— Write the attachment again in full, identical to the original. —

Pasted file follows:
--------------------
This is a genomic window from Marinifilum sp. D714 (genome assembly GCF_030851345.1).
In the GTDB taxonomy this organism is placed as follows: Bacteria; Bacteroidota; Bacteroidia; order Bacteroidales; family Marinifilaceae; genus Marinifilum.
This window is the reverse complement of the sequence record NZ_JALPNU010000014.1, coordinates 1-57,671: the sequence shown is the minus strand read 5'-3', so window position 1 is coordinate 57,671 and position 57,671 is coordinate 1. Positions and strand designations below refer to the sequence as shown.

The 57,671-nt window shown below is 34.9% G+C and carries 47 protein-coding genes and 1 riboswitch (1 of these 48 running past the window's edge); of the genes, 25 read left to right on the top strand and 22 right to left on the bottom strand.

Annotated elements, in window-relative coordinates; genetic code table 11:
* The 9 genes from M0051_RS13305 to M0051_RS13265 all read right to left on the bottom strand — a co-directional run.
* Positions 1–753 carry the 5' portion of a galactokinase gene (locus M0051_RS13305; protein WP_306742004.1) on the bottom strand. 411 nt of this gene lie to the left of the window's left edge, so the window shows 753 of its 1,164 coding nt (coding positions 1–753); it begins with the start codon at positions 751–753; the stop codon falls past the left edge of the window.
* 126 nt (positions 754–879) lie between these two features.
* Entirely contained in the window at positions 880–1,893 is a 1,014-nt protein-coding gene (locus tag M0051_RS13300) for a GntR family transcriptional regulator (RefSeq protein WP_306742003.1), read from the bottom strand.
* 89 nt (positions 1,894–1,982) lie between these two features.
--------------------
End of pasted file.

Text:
This is a genomic window from Marinifilum sp. D714 (genome assembly GCF_030851345.1).
In the GTDB taxonomy this organism is placed as follows: Bacteria; Bacteroidota; Bacteroidia; order Bacteroidales; family Marinifilaceae; genus Marinifilum.
This window is the reverse complement of the sequence record NZ_JALPNU010000014.1, coordinates 1-57,671: the sequence shown is the minus strand read 5'-3', so window position 1 is coordinate 57,671 and position 57,671 is coordinate 1. Positions and strand designations below refer to the sequence as shown.

The 57,671-nt window shown below is 34.9% G+C and carries 47 protein-coding genes and 1 riboswitch (1 of these 48 running past the window's edge); of the genes, 25 read left to right on the top strand and 22 right to left on the bottom strand.

Annotated elements, in window-relative coordinates; genetic code table 11:
* The 9 genes from M0051_RS13305 to M0051_RS13265 all read right to left on the bottom strand — a co-directional run.
* Positions 1–753 carry the 5' portion of a galactokinase gene (locus M0051_RS13305; protein WP_306742004.1) on the bottom strand. 411 nt of this gene lie to the left of the window's left edge, so the window shows 753 of its 1,164 coding nt (coding positions 1–753); it begins with the start codon at positions 751–753; the stop codon falls past the left edge of the window.
* 126 nt (positions 754–879) lie between these two features.
* Entirely contained in the window at positions 880–1,893 is a 1,014-nt protein-coding gene (locus tag M0051_RS13300) for a GntR family transcriptional regulator (RefSeq protein WP_306742003.1), read from the bottom strand.
* 89 nt (positions 1,894–1,982) lie between these two features.